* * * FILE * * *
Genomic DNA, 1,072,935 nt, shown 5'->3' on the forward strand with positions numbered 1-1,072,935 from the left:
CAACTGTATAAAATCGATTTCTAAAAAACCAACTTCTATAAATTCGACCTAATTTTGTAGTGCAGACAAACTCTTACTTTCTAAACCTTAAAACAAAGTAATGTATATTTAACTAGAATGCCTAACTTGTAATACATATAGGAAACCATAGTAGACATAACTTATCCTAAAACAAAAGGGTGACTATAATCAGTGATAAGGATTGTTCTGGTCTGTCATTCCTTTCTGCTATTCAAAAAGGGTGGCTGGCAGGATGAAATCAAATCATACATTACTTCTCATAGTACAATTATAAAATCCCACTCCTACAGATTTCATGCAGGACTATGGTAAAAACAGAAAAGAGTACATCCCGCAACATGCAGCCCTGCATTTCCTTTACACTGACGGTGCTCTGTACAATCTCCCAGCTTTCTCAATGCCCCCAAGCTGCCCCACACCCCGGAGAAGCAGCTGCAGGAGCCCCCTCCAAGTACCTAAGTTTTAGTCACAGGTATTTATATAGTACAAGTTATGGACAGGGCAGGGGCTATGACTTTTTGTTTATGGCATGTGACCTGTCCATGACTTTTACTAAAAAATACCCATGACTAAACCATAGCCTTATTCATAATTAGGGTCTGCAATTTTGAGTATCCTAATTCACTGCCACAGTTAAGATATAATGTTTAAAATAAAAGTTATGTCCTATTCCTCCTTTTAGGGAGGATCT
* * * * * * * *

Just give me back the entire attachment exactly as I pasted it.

Genomic DNA, 1,072,935 nt, shown 5'->3' on the forward strand with positions numbered 1-1,072,935 from the left:
CAACTGTATAAAATCGATTTCTAAAAAACCAACTTCTATAAATTCGACCTAATTTTGTAGTGCAGACAAACTCTTACTTTCTAAACCTTAAAACAAAGTAATGTATATTTAACTAGAATGCCTAACTTGTAATACATATAGGAAACCATAGTAGACATAACTTATCCTAAAACAAAAGGGTGACTATAATCAGTGATAAGGATTGTTCTGGTCTGTCATTCCTTTCTGCTATTCAAAAAGGGTGGCTGGCAGGATGAAATCAAATCATACATTACTTCTCATAGTACAATTATAAAATCCCACTCCTACAGATTTCATGCAGGACTATGGTAAAAACAGAAAAGAGTACATCCCGCAACATGCAGCCCTGCATTTCCTTTACACTGACGGTGCTCTGTACAATCTCCCAGCTTTCTCAATGCCCCCAAGCTGCCCCACACCCCGGAGAAGCAGCTGCAGGAGCCCCCTCCAAGTACCTAAGTTTTAGTCACAGGTATTTATATAGTACAAGTTATGGACAGGGCAGGGGCTATGACTTTTTGTTTATGGCATGTGACCTGTCCATGACTTTTACTAAAAAATACCCATGACTAAACCATAGCCTTATTCATAATTAGGGTCTGCAATTTTGAGTATCCTAATTCACTGCCACAGTTAAGATATAATGTTTAAAATAAAAGTTATGTCCTATTCCTCCTTTTAGGGAGGATCT